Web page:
VIDEO: Eyes on the Seas Fixated on Pirate Fishing
The U.K.-based Satellite Applications Catapult, supported by The Pew Charitable Trusts, has developed a near real-time technology that the company says will help authorities monitor, detect and respond to illegal fishing activity across the world’s oceans.
The live satellite monitoring system, Project Eyes on the Seas, has been developed by the Catapult for Pew and will initially be launched in the waters of Chile, Palau, and the U.K. Overseas Territories. It is the latest stage in a long-term effort by Pew to reduce illegal or ‘pirate’ fishing around the world, which is valued at USD 23.5 billion annually.
Using multiple sources of live satellite tracking data, the system analyses the data and links it to information about a ship’s ownership, history and country of registration, providing a dossier of up-to-the-minute data that can alert officials to suspicious vessel movements.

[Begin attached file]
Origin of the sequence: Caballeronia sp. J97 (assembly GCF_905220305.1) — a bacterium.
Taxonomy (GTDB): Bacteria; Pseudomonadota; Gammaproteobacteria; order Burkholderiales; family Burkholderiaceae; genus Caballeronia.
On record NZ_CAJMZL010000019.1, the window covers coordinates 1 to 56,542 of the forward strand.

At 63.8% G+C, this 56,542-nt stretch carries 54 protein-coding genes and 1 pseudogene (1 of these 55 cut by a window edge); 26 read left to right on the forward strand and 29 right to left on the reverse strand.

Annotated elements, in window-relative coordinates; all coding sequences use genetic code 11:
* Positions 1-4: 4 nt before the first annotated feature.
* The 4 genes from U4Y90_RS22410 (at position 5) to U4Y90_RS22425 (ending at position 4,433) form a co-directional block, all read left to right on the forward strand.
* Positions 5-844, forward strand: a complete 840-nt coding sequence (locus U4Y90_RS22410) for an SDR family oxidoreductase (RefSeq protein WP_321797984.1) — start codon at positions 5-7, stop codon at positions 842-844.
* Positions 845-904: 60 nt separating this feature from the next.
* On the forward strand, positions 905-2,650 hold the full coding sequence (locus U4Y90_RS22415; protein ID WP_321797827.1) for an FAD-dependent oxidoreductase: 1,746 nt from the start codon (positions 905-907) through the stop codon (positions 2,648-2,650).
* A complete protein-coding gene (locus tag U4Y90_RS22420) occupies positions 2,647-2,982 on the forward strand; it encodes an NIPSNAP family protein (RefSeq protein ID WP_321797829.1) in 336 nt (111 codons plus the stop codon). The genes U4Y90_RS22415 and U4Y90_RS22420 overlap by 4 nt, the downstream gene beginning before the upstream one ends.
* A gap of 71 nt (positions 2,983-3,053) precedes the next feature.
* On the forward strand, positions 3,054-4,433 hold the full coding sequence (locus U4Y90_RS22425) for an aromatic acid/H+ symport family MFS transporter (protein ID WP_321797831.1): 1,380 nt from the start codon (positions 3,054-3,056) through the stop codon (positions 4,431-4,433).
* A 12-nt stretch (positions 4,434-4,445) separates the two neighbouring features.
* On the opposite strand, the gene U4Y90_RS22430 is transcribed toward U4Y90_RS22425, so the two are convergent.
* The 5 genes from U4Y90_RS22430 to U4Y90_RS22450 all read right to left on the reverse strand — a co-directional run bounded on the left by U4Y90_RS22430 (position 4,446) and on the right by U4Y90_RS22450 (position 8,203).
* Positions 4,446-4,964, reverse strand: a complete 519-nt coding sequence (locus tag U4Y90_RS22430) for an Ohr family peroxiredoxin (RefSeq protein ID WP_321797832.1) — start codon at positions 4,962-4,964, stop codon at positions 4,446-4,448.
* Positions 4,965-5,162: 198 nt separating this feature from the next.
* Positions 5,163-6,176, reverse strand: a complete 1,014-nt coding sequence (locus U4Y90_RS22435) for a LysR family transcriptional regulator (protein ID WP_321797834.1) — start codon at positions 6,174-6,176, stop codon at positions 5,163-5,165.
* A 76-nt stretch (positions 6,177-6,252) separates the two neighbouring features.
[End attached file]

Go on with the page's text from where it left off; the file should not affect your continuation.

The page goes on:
Project Eyes on the Seas will launch initially with a ‘Virtual Watch Room’ monitoring the waters surrounding Easter Island, a Chilean special territory; the Pacific island nation of Palau. Over the next three years, the plan is to grow the system’s capability and scope as more countries, regional fisheries management organisations, and seafood retail groups commit to using it to ensure that only legally caught seafood is taken from the ocean and reaches consumers’ plates.
Joshua Reichert, Executive Vice President of The Pew Charitable Trusts, explained: ”Project Eyes on the Seas is designed to transform the current very expensive and patchy system of information gathering and enforcement into a global system for identifying and tracking illegal fishing vessels that is far more cost effective. This system will enable authorities to share information on those vessels operating outside of the law, build a comprehensive case against them, track them into port or within reach of enforcement vessels, and take action against them.”